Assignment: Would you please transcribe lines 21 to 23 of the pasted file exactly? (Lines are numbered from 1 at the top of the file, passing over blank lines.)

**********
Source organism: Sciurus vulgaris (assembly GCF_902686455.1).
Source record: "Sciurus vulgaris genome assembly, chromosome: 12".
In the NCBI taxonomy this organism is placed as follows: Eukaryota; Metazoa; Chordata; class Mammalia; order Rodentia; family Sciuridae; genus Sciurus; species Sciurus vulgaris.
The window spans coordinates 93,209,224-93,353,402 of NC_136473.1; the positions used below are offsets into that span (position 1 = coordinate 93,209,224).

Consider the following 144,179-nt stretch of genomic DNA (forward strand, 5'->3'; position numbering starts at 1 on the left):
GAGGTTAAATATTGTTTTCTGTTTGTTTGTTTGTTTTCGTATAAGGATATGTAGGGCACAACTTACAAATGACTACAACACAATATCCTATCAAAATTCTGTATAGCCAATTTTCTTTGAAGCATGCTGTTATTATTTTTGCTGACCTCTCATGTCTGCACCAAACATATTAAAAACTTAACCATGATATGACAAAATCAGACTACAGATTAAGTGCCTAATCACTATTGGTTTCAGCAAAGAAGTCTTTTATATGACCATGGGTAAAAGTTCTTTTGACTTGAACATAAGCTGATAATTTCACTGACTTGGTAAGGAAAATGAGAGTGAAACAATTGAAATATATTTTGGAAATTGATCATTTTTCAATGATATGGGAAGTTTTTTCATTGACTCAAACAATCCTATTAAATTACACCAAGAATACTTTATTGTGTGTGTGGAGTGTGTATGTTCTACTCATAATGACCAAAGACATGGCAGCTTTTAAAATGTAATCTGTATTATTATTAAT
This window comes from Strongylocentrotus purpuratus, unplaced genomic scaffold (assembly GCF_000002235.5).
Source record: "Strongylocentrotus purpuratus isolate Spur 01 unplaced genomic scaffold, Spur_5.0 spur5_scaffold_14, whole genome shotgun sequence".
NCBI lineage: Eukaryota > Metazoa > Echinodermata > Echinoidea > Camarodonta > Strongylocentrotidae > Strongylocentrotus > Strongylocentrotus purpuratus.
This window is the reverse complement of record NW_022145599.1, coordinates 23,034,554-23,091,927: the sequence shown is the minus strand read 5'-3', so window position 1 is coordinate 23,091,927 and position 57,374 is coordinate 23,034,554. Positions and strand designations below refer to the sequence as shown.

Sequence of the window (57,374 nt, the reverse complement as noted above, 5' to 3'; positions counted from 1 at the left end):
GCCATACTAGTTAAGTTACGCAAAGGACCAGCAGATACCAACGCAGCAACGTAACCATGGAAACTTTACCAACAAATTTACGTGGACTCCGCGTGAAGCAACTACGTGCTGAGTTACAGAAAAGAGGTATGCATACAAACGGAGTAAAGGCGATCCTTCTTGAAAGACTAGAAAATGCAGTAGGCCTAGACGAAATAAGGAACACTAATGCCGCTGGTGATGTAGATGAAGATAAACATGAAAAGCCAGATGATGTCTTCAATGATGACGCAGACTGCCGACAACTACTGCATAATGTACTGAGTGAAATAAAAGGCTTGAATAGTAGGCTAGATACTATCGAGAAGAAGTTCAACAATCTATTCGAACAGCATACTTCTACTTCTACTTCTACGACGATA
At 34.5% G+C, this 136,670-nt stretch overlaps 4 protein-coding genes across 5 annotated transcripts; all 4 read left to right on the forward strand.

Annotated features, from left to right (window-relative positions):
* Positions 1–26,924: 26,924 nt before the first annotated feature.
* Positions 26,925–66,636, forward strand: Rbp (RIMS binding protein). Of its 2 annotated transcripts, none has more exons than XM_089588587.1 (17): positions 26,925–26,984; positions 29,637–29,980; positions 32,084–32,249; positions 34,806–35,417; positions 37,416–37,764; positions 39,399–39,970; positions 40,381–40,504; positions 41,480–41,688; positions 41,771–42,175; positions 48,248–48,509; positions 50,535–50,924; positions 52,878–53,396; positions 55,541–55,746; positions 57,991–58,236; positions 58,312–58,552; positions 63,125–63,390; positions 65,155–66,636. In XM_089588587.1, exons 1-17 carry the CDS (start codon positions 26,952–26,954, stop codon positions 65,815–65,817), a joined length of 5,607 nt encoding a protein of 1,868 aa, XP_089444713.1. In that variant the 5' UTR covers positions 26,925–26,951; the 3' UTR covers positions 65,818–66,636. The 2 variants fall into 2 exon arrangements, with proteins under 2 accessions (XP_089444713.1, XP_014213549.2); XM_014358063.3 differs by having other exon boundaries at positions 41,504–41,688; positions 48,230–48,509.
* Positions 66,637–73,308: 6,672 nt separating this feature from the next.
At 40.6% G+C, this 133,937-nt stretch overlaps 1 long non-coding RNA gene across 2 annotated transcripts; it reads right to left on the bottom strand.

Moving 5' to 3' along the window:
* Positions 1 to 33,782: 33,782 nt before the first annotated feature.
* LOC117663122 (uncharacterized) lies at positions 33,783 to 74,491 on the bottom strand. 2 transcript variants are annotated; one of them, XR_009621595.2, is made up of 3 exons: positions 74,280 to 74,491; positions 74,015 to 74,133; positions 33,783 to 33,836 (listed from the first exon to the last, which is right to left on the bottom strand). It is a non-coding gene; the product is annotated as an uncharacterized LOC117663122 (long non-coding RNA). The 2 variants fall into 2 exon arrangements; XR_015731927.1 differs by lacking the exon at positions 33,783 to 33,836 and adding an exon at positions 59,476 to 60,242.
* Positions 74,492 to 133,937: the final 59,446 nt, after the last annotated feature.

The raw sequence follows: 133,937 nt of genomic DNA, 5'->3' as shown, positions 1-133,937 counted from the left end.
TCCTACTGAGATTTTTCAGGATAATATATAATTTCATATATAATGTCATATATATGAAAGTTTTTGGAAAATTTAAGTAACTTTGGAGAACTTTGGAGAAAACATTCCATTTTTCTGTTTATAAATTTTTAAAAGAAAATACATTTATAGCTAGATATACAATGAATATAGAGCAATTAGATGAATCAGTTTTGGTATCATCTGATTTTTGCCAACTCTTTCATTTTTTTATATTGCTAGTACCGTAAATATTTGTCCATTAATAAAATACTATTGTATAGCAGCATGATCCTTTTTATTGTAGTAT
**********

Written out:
* LOC117663122 (uncharacterized) lies at positions 33,783 to 74,491 on the bottom strand. 2 transcript variants are annotated; one of them, XR_009621595.2, is made up of 3 exons: positions 74,280 to 74,491; positions 74,015 to 74,133; positions 33,783 to 33,836 (listed from the first exon to the last, which is right to left on the bottom strand). It is a non-coding gene; the product is annotated as an uncharacterized LOC117663122 (long non-coding RNA). The 2 variants fall into 2 exon arrangements; XR_015731927.1 differs by lacking the exon at positions 33,783 to 33,836 and adding an exon at positions 59,476 to 60,242.
* Positions 74,492 to 133,937: the final 59,446 nt, after the last annotated feature.

The raw sequence follows: 133,937 nt of genomic DNA, 5'->3' as shown, positions 1-133,937 counted from the left end.